Myr. The Trojan trumpets found the like, my
And, ftickler-like 3, the armies feparates.
Ther. I am a baftard too; I love baftards: I am a bastard begot, bastard instructed, bastard in mind, bastard in valour, in every thing illegitimáte. One bear will not bite another, and wherefore should one bastard? Take heed, the quar-35 rel's most ominous to us: if the fon of a whore fight for a whore, he tempts judgment: Farewel, baftard.
Mar. The devil take thee, coward.
Another Part of the Field.
Het. Most putrified core, fo fair without, Thy goodly armour thus hath cost thy life. Now is my day's work done; I'll take good breath: Reft, fword; thou haft thy fill of blood and death!
Enter Achilles, and bis Myrmidons.
Acbil. Look, Hector, how the fun begins to fet; How ugly night comes breathing at his heels; Even with the vail 2 and dark'ning of the fun, To close the day up, Hector's life is done.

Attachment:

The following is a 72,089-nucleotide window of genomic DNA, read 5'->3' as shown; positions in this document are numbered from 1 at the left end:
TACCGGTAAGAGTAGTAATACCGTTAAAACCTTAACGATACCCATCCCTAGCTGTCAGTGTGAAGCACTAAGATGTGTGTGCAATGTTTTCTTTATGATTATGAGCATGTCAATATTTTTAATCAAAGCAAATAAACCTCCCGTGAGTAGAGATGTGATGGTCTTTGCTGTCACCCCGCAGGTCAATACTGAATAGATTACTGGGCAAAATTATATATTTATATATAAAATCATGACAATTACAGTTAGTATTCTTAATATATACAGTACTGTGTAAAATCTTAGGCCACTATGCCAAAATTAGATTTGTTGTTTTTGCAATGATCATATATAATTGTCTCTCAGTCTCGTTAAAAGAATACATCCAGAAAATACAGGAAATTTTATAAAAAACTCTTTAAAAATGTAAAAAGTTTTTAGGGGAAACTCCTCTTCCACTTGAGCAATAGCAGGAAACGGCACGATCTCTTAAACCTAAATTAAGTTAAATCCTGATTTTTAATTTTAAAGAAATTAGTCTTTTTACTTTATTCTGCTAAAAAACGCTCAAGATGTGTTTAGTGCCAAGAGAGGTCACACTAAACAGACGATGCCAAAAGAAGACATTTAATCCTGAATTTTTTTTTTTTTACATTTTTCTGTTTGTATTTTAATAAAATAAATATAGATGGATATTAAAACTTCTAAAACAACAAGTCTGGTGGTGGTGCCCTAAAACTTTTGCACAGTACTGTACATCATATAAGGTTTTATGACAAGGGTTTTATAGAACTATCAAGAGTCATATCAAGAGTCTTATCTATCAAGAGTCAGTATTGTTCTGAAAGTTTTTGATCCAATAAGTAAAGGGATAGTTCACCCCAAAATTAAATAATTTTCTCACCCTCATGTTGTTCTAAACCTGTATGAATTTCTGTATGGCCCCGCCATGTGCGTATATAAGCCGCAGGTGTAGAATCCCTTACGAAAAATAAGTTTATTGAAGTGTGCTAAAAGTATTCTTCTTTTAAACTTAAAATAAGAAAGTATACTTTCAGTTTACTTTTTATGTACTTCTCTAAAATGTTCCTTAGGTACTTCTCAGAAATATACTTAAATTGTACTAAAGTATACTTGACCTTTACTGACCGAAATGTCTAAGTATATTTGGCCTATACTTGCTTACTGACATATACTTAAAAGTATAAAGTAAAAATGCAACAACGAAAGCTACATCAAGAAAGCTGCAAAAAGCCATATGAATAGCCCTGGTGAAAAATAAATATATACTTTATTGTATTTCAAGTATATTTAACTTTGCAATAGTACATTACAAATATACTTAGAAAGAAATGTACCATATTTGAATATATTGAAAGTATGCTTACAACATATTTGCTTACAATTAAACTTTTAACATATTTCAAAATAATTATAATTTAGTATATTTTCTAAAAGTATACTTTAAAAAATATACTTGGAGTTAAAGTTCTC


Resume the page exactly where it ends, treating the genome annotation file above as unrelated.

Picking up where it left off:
Het. I am unarm'd; forego this 'vantage, Greek.
Along the field I will the Trojan trail.
Enter Agamemnon, Ajax, Menelaus, Nefter, Dismedes, and the reft, marching.
Aga. Hark! hark! what shout is that?
Sol. Achilles! Achilles! Hector's flain! Achilles!
Aga. March patiently along :-Let one be fent, To pray Achilles fee us at our tent.
If in his death the gods have us befriended,
Great Troy is ours, and our sharp wars are ended.
Troi. Hector is flain.
Ene. My lord, you do difcomfort all the host. Troi. You understand me not, that tell me fo: I do not speak of flight, of fear, of death; But dare all imminence, that gods, and men, Addrefs their dangers in. Hector is gone! Who fhall tell Priam fo, or Hecuba? Let him, that will a fcreech-owl aye be call'd, Go in to Troy, and fay there-Hector's dead; There is a word will Priam turn to stone; Make wells and Niobes of the maids and wives;
Mr. Steevens propofes to read-aims. 2 i. e. the finking of the fun. A fickler was one who stood by to part the combatants when victory could be determined without bloodshed. They were called sticklers, from carrying fticks or ftaves in their hands, with which they interpofed between the duellifts. We now call thefe sticklers fidefmen. * Mr. Steevens proposes to read“ fmite at Troy,"